Interview: Sam Raimi Re-conjures the ‘Evil Dead’
Raimi rose to prominence with his feature film debut, "The Evil Dead" (1981), a DIY horror flick that many consider to be the first true successor of George Romero's game-changing genre piece, "Night of the Living Dead" (1968). Using his earlier short film "Within the Woods" as a calling card, Raimi and his longtime pal Bruce Campbell scraped together around $90,000 from friends, family and even a dentist or two to bring the novice filmmaker's macabre vision to life, which transformed an idyllic weekend getaway for five college students into a gruesome battle against demonic forces. The 13-member crew shot on location in Morristown, Tennessee under less than ideal conditions, somehow managing to create what would become of the most popular cult films of all time through grueling trial and error.
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Q: Let's talk about why you wanted to do a remake of "Evil Dead." What interested you in that idea?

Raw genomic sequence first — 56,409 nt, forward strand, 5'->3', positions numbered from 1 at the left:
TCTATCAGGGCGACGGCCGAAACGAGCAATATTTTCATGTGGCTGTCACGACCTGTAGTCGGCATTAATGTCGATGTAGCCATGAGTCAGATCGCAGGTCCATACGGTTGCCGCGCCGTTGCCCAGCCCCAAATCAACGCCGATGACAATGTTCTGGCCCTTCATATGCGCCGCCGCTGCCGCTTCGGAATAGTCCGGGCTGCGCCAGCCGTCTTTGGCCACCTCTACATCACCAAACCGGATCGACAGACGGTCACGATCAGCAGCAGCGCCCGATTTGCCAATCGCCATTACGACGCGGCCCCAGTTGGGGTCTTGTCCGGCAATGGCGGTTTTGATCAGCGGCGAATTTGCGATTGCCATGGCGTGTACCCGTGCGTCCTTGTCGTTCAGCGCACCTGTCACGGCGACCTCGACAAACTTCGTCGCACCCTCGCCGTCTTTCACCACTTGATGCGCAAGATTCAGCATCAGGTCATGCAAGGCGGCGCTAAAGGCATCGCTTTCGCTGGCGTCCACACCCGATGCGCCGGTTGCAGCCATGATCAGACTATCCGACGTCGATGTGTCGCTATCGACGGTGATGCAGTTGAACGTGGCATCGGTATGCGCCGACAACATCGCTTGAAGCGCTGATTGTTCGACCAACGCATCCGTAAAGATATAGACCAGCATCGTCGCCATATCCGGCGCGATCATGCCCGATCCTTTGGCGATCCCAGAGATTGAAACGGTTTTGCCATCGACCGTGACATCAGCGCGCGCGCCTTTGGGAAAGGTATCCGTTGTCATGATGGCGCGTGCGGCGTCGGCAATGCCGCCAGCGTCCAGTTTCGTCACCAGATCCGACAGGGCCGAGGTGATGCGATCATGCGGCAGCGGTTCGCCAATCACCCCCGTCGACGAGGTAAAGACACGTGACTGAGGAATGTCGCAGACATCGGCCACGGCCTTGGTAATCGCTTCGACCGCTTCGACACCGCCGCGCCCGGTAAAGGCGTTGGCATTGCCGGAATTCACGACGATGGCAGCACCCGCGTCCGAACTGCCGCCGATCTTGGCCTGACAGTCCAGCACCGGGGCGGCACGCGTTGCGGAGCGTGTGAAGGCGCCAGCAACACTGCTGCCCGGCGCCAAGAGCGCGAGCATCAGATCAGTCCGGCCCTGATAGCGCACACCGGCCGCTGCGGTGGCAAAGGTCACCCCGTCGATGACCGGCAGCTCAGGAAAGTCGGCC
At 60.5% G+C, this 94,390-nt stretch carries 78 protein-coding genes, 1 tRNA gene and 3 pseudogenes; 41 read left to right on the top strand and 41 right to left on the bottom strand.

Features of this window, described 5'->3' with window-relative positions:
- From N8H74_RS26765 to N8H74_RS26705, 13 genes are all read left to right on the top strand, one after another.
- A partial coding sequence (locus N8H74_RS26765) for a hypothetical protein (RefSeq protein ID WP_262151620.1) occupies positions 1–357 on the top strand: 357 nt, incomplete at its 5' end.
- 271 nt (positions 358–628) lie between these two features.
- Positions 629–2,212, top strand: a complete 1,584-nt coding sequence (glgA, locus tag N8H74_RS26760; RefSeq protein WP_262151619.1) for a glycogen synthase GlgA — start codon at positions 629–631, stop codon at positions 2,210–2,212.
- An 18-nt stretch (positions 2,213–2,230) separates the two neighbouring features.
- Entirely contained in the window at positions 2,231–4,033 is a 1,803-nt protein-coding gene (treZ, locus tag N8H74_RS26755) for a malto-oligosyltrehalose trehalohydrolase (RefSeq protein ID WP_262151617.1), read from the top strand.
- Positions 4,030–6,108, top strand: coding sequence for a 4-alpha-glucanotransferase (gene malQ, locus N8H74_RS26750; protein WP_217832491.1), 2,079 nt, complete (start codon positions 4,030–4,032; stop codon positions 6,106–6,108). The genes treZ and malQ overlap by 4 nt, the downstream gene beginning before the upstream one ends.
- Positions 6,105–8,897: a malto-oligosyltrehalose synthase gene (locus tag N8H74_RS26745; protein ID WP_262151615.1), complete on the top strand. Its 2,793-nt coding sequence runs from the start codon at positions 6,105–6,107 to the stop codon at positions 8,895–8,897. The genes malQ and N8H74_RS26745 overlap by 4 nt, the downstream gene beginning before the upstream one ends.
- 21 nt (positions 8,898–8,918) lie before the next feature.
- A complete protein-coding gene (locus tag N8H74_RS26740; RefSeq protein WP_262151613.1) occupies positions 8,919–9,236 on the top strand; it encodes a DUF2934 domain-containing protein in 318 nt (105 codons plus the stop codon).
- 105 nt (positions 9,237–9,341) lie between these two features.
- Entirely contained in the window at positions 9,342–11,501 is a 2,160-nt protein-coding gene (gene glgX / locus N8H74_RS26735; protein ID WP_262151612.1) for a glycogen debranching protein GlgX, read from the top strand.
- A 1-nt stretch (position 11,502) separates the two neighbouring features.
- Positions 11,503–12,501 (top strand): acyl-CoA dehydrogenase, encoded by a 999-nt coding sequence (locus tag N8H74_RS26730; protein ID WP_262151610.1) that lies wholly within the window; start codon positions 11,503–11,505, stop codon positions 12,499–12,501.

SAM RAIMI: When my partners, Robert Tapert, Bruce Campbell and myself made the original "Evil Dead" film, it was back in 1979, ‘80 and ‘81. And we could only afford to shoot it in 16 millimeter. The sound was mono. We couldn't afford stereo, let alone 5.1 surround sound. And it was released in very few theaters, probably 60 prints were made. It only showed in certain markets on the big screen because it was an unrated picture. So very few people saw it on the big screen. And those that did, saw a compromised picture with compromised sound. And we really felt it was a good ghost story and deserved to be told once on the big screen with high quality visuals and great acoustic treatment. So, we decided to remake it because it is, after all, just a ghost story. It's like a campfire ghost story that is best if somebody retells every generation. And, in this case, that storyteller is Fede Alvarez. He's a great filmmaker, and I really loved the short film that he made. When I started to work with him on a different film which we never made, I saw what a great, talented individual he was and what a precise storyteller he was. And I thought, this is the guy I want to tell my ghost story, for the new generation, with pristine sound and picture, on the big screen -- seen for the first time, like it was meant to be.